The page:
That was the end of a stretch of five games in seven nights in which Bradley Beal and Westbrook averaged 38 and 37 minutes per game, respectively. The Wizards have still won seven of their last nine, with five of those wins coming against the Celtics, Nuggets (x2), Blazers and Lakers. They rank ninth defensively over that stretch, having allowed just 96 points per 100 possessions in Robin Lopez’s 217 minutes on the floor and having seen big drops in opponent 3-point percentage and opponent free throw rate, along with a jump in opponent turnovers.
Week 11: vs. MEM, vs. LAC
Pace: 101.8 (4) OffRtg: 111.3 (15) DefRtg: 111.9 (20) NetRtg: -0.6 (18)
The Bulls have climbed toward .500 by winning their last six games against teams that are, like them, currently below .500. Zach LaVine has remained remarkably efficient offensively and Wendell Carter Jr. had a bit of a breakout last week, totaling 35 points, 23 rebounds and five blocks in wins over the Rockets and Wolves. He did good work taking advantage of the Rockets’ switches on Monday, rolling to the rim and sealing against smaller defenders.
Garrett Temple has been in the starting lineup (which eclipsed the 100-minute mark last week), but the Bulls’ reserves have continued to give them good minutes. Tomas Satoransky scored 16 points off the bench against Minnesota on Wednesday and had and effective field goal percentage of 69.1% (fourth best among 211 players with at least 75 field goal attempts) in February.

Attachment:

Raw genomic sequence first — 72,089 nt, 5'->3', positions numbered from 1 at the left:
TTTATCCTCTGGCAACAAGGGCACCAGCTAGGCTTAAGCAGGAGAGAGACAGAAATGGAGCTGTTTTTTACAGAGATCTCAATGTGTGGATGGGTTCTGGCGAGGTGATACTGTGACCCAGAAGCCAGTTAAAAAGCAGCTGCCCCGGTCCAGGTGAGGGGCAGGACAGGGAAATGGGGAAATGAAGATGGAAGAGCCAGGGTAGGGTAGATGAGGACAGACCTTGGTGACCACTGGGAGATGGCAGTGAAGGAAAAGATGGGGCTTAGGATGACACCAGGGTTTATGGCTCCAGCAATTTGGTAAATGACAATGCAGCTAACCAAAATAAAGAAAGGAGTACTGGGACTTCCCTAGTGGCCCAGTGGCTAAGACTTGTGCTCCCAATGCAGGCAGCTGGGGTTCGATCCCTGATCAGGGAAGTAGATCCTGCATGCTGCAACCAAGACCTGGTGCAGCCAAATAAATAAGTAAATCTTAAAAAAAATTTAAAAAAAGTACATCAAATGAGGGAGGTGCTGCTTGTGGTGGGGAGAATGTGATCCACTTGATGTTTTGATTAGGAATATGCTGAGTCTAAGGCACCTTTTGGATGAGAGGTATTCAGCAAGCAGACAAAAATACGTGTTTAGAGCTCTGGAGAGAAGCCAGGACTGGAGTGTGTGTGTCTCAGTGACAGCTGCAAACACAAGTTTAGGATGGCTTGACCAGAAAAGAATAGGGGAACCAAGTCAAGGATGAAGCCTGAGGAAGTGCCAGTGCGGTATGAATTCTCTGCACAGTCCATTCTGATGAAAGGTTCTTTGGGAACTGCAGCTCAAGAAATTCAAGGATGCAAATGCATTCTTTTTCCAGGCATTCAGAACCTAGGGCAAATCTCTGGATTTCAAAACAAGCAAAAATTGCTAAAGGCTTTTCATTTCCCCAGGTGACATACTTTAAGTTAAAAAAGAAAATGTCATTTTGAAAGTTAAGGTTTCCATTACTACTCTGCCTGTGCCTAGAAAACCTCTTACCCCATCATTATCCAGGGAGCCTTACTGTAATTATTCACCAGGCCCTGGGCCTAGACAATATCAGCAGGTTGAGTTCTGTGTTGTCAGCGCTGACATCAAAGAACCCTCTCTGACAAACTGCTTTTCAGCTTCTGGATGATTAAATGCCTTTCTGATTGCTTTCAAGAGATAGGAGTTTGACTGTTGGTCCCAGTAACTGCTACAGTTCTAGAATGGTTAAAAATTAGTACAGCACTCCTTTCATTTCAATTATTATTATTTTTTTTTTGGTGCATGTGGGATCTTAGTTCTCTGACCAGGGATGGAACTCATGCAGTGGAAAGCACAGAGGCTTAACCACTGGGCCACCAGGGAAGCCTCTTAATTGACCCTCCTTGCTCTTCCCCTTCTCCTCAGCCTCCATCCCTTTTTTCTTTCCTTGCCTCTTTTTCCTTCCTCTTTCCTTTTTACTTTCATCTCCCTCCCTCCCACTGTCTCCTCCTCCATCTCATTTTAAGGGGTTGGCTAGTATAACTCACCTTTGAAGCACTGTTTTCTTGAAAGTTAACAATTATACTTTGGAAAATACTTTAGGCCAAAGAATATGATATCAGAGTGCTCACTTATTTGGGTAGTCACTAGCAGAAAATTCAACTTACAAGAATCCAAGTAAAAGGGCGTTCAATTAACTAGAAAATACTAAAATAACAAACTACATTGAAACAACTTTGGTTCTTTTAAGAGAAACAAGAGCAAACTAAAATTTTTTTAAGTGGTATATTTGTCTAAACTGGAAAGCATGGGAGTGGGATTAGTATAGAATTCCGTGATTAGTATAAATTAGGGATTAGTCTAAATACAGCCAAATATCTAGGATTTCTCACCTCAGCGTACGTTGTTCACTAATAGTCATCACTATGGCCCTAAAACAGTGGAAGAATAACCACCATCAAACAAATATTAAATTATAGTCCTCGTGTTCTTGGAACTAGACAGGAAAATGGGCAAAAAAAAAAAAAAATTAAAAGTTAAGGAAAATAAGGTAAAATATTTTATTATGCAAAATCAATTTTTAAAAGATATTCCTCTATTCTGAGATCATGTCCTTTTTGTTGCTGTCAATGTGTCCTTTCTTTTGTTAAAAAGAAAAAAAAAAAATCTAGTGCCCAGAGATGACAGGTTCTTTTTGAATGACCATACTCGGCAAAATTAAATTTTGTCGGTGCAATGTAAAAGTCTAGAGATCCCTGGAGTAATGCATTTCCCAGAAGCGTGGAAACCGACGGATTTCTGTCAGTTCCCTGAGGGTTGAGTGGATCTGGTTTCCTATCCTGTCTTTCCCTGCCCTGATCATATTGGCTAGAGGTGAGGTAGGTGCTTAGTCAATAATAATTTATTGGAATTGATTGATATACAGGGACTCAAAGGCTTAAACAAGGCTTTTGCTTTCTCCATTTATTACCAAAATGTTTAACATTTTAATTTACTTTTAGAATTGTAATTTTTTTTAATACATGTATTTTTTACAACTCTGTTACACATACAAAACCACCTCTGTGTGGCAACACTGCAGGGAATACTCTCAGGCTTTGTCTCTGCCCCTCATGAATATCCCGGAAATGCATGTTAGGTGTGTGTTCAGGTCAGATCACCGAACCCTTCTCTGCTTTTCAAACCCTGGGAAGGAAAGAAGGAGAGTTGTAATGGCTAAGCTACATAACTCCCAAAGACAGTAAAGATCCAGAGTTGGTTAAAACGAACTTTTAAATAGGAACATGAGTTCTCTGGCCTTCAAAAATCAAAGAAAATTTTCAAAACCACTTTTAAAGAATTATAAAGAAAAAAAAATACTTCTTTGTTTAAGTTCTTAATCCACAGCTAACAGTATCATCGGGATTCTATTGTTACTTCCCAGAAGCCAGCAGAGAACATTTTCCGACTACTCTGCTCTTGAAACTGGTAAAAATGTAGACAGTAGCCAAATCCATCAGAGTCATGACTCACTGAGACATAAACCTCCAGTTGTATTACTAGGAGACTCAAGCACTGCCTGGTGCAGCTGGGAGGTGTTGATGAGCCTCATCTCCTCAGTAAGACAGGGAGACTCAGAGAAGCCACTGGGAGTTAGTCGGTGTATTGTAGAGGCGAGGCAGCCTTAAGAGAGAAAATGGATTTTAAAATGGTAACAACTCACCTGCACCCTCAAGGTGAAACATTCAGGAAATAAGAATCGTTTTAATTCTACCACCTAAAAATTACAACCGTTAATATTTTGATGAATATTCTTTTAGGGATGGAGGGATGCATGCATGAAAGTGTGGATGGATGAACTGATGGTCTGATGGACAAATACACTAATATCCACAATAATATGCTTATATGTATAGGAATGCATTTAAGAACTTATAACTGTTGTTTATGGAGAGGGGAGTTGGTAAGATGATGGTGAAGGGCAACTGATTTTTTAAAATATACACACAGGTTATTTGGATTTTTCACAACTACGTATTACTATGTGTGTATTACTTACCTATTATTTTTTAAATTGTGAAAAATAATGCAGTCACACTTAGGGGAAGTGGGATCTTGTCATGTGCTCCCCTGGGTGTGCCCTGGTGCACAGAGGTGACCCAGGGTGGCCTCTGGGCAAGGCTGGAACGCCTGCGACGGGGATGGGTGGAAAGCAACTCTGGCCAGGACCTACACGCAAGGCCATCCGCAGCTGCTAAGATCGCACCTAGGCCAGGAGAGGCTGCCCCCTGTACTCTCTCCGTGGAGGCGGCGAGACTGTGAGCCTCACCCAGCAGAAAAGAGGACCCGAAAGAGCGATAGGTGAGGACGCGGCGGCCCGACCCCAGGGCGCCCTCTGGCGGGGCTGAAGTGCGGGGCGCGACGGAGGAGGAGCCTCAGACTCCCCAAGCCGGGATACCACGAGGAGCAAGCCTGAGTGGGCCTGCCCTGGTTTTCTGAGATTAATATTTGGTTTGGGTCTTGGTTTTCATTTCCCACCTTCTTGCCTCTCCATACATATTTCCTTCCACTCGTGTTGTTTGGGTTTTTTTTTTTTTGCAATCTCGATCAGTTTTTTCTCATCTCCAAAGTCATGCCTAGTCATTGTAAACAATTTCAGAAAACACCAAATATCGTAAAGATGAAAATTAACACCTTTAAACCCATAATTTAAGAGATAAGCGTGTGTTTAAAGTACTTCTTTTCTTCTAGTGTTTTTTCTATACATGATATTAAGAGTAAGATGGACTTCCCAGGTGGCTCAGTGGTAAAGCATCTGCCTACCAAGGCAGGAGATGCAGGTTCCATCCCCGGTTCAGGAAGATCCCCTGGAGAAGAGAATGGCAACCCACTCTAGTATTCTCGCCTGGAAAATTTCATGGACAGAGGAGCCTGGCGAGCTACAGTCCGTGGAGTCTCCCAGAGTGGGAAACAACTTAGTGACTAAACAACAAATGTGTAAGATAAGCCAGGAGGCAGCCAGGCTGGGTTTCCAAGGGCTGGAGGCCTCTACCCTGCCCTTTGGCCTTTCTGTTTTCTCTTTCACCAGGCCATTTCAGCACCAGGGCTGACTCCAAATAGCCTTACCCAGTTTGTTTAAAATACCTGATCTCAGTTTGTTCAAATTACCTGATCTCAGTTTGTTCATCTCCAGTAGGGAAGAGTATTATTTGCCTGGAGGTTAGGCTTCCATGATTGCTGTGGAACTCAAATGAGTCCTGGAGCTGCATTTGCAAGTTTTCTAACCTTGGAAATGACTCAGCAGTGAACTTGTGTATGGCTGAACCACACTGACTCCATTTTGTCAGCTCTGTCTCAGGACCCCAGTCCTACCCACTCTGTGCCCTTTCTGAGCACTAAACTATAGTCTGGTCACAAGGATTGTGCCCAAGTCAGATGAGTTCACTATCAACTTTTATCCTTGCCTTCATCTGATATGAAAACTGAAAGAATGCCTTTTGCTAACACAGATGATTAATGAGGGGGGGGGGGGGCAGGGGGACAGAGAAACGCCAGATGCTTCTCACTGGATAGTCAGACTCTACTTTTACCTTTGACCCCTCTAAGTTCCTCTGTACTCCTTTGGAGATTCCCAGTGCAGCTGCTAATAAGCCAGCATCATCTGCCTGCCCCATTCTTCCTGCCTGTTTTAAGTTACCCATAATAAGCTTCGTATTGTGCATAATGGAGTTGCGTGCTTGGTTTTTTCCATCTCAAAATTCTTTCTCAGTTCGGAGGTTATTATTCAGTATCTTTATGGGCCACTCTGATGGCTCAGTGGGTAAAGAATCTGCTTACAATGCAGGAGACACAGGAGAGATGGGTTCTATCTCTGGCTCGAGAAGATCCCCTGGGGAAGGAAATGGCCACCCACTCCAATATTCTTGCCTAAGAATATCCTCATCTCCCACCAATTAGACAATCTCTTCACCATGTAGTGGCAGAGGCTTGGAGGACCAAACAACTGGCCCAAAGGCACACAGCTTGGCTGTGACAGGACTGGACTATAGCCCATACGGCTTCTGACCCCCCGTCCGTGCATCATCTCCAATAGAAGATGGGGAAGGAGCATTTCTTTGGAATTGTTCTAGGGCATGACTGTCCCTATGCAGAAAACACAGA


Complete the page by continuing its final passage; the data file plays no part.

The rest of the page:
The Bulls’ last win against one of the 12 teams currently over .500 was against the Knicks (who were 9-12 at the time) on Feb. 1. They’re 2-10 against that group (only the Wolves have been worse), having blown a 16-point, second-half lead to the Suns on Friday. They’ll host the Nuggets on Monday, having lost the last seven meetings between the two teams.
Week 11: vs. DEN, @ NOP
Pace: 99.1 (21) OffRtg: 115.7 (6) DefRtg: 116.1 (29) NetRtg: -0.4 (17)
The good news is that an adjustment to the Pelicans’ pick-and-roll coverage has kept their opponents to just 12 3s per game (on 35% shooting) over their last four games, with catch-and-shoot attempts reduced from 30 per game over their previous 12 games to 21 per game over these last four. The bad news is that they’ve still allowed more than 120 points per 100 possessions over the last three, with their opponents averaging 58 points in the paint last week. Their loss to the Bucks on Thursday was the first time in February (and just the seventh time this season) in which the Pelicans had been outscored in the paint.
The Pelicans ranked first offensively and last defensively in February, combining with their opponents to score almost 122 points per 100 possessions over 15 games. Zion Williamson was the league’s most efficient scorer among high-usage players over those four weeks, but a 7-8 month is not going to cut it in the Western Conference. The Pelicans begin March three games in the loss column out of a play-in spot, and none of the four teams in front of them look particularly vulnerable at this point.